- 6:00 am Wednesday, April 23rd, 2014 by Greg Bluestein
Gov. Nathan Deal is set to sign legislation today that would vastly expand where Georgians can legally carry firearms, a proposal that has drawn heaps of praise and scorn from outside groups. Deal, though, prefers the focus be on the “significant positive changes” that sapped some of the more contentious parts of the bill.
House Bill 60, which passed in the final hours of this year’s legislative session, allows Georgians to legally carry firearms in a wide range of new places, including schools, bars, churches and government buildings. A recent analysis also said it could let felons use the [More]
- 1:05 pm Monday, April 21st, 2014 by Jim Galloway
State Sen. Jason Carter, the Democratic candidate for governor, was on MSNBC’s “The Daily Rundown” this morning to talk about his race against Republican incumbent Nathan Deal.
Amidst the routine questions was one that has puzzled many of Carter’s Democratic supporters, even in Georgia. Why did you vote for H.B. 60, the expansive gun bill that Deal will sign on Wednesday? Chuck Todd asked.
What follows is what we think is Carter’s most expansive explanation on the topic so far:
Carter: “I think the Second Amendment is important to many people in Georgia. And I know a lot of national Democrats and [More]
- 4:05 pm Friday, April 18th, 2014 by Greg Bluestein
Gov. Nathan Deal plans to sign legislation next week that would vastly expand where Georgians can legally carry firearms.
House Bill 60, which passed in the final hours of this year’s legislative session, would expand where Georgians may legally carry firearms, including schools, bars, churches and government buildings. A recent analysis also said it could let felons use the state’s “stand your ground” rules to claim self-defense if they feel threatened.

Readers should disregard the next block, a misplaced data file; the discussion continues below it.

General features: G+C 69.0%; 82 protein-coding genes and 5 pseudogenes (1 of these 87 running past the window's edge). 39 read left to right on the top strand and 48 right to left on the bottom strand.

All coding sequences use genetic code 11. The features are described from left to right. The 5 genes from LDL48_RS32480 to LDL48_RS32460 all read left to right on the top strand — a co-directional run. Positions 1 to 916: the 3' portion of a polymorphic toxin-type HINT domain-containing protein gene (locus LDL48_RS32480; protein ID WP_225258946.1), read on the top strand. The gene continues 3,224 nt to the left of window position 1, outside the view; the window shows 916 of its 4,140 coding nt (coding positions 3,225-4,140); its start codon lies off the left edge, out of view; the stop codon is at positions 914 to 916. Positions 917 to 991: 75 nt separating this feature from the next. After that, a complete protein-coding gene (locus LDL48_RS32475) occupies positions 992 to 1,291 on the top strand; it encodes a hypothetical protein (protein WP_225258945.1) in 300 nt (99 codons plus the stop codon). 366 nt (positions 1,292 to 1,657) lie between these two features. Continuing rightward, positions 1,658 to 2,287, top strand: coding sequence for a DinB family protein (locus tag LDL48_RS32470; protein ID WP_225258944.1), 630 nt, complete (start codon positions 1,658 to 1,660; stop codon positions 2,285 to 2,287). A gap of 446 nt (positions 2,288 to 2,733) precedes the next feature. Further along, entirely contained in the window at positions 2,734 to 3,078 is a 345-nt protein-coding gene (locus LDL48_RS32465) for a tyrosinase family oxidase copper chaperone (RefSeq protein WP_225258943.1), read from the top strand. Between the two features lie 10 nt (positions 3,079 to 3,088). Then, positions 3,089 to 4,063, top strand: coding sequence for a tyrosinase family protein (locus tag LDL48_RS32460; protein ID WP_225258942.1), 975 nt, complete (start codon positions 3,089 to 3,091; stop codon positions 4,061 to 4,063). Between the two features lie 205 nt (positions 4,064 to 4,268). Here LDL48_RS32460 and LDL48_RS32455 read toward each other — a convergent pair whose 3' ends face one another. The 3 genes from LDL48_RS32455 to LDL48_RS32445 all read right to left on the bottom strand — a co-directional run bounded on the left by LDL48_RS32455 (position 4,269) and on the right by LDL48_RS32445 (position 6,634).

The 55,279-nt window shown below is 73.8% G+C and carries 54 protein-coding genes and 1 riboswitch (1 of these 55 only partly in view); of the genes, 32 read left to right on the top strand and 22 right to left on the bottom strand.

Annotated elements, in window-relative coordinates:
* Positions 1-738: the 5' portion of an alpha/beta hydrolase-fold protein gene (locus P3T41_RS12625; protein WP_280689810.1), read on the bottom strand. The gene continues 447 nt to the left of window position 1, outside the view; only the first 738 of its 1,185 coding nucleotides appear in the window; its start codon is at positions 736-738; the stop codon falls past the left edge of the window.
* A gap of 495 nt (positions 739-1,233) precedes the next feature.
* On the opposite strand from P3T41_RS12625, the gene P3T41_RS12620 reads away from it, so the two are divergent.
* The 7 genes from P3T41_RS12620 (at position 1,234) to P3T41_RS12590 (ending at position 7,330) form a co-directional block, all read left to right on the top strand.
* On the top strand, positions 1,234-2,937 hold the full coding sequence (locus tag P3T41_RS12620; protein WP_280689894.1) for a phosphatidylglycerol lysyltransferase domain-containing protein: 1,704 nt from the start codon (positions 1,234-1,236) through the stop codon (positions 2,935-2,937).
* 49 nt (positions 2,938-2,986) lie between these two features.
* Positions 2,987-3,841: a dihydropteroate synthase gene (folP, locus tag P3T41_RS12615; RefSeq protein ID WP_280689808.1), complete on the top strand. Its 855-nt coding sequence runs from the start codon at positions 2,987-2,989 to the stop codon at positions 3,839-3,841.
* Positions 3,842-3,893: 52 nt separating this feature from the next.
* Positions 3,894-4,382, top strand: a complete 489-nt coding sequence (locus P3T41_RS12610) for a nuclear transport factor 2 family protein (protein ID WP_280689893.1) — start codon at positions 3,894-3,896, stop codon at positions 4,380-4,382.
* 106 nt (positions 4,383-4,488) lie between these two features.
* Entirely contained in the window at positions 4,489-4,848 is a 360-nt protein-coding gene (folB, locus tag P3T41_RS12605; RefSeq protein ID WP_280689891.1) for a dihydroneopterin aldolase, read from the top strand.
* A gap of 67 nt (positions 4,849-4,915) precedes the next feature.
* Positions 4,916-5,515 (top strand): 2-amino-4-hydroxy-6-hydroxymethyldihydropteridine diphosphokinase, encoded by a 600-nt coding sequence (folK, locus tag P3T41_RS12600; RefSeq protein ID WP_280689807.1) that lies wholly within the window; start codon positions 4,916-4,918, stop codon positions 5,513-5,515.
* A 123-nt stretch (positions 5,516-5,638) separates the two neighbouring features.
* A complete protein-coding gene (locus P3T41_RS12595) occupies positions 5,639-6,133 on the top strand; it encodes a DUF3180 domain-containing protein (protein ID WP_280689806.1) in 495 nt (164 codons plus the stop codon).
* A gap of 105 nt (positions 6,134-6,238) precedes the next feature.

Gun rights groups cheered the news that Deal would sign the measure, which critics have dubbed the “guns everywhere” bill, on Wednesday at a north Georgia event. GeorgiaCarry.org, which [More]
- 10:06 am Thursday, April 17th, 2014 by Daniel Malloy
Sure, they can do this in Atlanta. The question is whether it will fly in Cobb County. From Channel 2 Action News:
Here’s the quick recap from the Associated Press:
The Atlanta Braves will no longer allow some off-duty police officers to carry guns at Turner Field, which has prompted objections.
Under the team’s new policy, off-duty officers from jurisdictions that don’t include Turner Field will no longer be allowed to bring firearms into the stadium.
Tyrone Police Chief Brandon Perkins tells WSB-TV that the policy change will make the ball games less safe, adding that “armed good guys stop armed bad guys.”
Jerry Henry, [More]
- 9:30 am Friday, March 28th, 2014 by Jim Galloway, Greg Bluestein and Daniel Malloy
Last week, when the state Senate had its final vote on The bill is now before Gov. Nathan Deal. We’ll let Jeanne Bonner with Georgia Public Broadcasting pick up the thread:
Deal has said pointedly that the legislation is not “part of his agenda” but he’s expected to sign it. Carter, whose family has South Georgia roots, brushed off questions about the bill by saying he’s an “NRA Democrat.”
GPB reached out to several long-term Democrats who said they’re not familiar with that phrase. One political expert mused that Carter may be taking his cue from an ad Democratic Congressman John [More]